School Curriculum Part 3: Reading and Language Arts

Here’s what we’re using for phonics/reading, grammar, and spelling.  🙂

Phonics/Reading 20180314_155054

We use Phonics Pathways for our core reading program. This is an all-in-one, kindergarten through second grade program-in-a-book. While Marcus is just starting in it Bri is hurrying to finish it up. It also includes simple games (which both of my kids thought were a lot of fun). It’s not divided up into specific lessons; instead you move at the child’s own pace, whether that means completing half a page or two pages/day. There’s a lot of helpful instruction for the parent as well.

20180314_154749 20180314_155016

For reading, I have used the Amish Pathway readers with Brianna (Marcus isn’t ready for them yet). Bri started out in the 2nd grade readers this year and zoomed through all of those, then completed the 3rd grade readers as well, so that she has now graduated to other chapter books. She reads a chapter in her Bible each day and has started on the Boxcar Children series.

A site we’ve used for reading and phonics fun is Starfall. I never paid for the full version, but we’ve just used what was available on the free version for a little extra math and reading fun. 🙂

Grammar 20180314_155050

 First Language Lessons for the Well-Trained Mind takes a Classical/Charlotte Mason approach to language study. I think one of the best words to describe the approach used here is “gentle.” Copywork, dictation, poetry memorization, story readings and discussions—as well as the technical side of learning parts of speech, diagramming, etc.—all play an integral part in this language program. Each lesson is scripted for the teacher which makes it very easy to use (books 1 and 2 contain 100 lessons each). Lesson time will vary from child to child, but we probably spend about 10-15 minutes a day with it on average (minus copywork time). Although Marcus isn’t technically at the grammar level of study in these books, he memorizes the poems with Bri. 20180314_155349

It’s easy to teach, easy to use, and we plan to work our way through the whole series of four books.


We’ve started with a program called Spelling You See. I love, love, love everything about this program…okay, except for the price tag. It is a little pricey (as in $40+ to $50+ per grade level), but I use these consumable/non-reproducible books in a way that will make them last through every child who will use them, so I feel like the cost is at least somewhat justified (I’ll explain in a minute). 20180314_155457

Copywork and dictation are the foundation of this course. However, its real strength and unique quality lies in its highly visual approach to learning. No tests are ever given or required (though you can do this for your child yourself if you feel it’s a must).

Bri started out in Level B this school year (technically about a first grade level) and it includes two student workbooks, a handwriting chart, and the instructor’s handbook. The books contain 18 lessons each for a total of 36 weeks’ worth of lessons. In the first book, she practiced copying a new poem each week (so in Lesson 1 she copied part of “Jack and Jill” every day for a week). Then she practiced tracing letters and/or writing some words from dictation (week 1 included 3, three-letter words, but towards the end of the first book she was writing up to 15 words/day from dictation, and words with up to 5 letters each).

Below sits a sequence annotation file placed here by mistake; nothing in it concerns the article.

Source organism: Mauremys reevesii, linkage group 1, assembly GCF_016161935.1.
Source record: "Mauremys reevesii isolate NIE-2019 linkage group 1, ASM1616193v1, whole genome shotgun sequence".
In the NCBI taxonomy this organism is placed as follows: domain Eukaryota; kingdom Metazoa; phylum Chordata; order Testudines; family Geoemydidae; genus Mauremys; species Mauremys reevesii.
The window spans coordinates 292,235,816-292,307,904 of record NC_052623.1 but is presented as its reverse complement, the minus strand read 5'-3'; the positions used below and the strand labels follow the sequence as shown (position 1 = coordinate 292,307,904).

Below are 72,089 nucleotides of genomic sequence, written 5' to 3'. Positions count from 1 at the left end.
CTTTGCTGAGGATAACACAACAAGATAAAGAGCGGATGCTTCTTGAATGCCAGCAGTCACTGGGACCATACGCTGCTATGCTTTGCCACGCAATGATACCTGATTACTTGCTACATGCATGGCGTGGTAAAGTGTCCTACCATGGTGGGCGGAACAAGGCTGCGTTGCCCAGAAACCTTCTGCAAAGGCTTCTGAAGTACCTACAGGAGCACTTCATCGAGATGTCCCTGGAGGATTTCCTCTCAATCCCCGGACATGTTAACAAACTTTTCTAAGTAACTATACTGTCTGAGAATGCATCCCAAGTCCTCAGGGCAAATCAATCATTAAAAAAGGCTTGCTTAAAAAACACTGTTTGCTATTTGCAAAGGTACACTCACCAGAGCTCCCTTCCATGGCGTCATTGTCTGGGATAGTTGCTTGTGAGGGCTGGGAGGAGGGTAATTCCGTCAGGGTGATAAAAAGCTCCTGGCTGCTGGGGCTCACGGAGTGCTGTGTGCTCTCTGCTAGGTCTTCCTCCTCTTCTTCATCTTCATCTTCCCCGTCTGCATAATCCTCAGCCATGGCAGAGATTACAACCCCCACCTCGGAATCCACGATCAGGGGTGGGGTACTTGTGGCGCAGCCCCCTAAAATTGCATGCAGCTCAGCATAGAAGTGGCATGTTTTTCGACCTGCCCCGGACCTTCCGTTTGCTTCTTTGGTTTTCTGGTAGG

The second student workbook is where she began to really get into the core of the program: color “chunking.” As with the first book, she copies a poem each week. But first, she reads the poem, then gets out her crayons and “chunks” it (we use dry erase crayons on a sheet protector into which we slip her page for the day, so it’s erasable and reusable).  20180314_155728 

Yellow is used for “vowel chunks.” Purple for “bossy R chunks.” Blue for “consonant chunks.” Pink for “endings” (like ed, es, ful, ing, ly, etc.) And so on (initially, only a couple of colors are used as children get practice with the concept). By color coding each of these “chunks” in her poem each day, she is creating a visual memory of the words. The reason this becomes so important (especially later on) is because many English words are not phonetically spelled, and cannot simply be “sounded out.”

So after she “chunks” her poem, she copies part of it (in a separate notebook; I don’t let her write in the student workbook). She then chunks the poem (this time handwritten) a second time before finishing up her lesson. She is then to read what she has written. 


So read, chunk, copy, chunk, read. That’s the order. Then at the end of each week instead of copying her poem, she writes it in its entirety from dictation/memory.

I can see the program helping her already. When I’m dictating a word in her poem I’ll ask, “What vowel chunk (or what bossy r chunk) did you color in this word?” The light will go on and she’ll be like, “Oh, I colored ‘ou’ in ‘spout’”; or “Oh yeah, I colored the bossy r chunk ‘ar’ in ‘cupboard.’” 20180314_095612

She’s usually able to complete a lesson in 15 minutes or so, depending on how much she piddles. 😉 And most of her lesson can be completed independently, so there’s very little teacher time involved and practically zero prep time with this course (after the 1st book of Level B, that is).

It’s a win-win for Mom! 😉

Author: tabithafaye85

I'm a book addict, a nature lover, a Christian wife and mom, and an INTJ. :)

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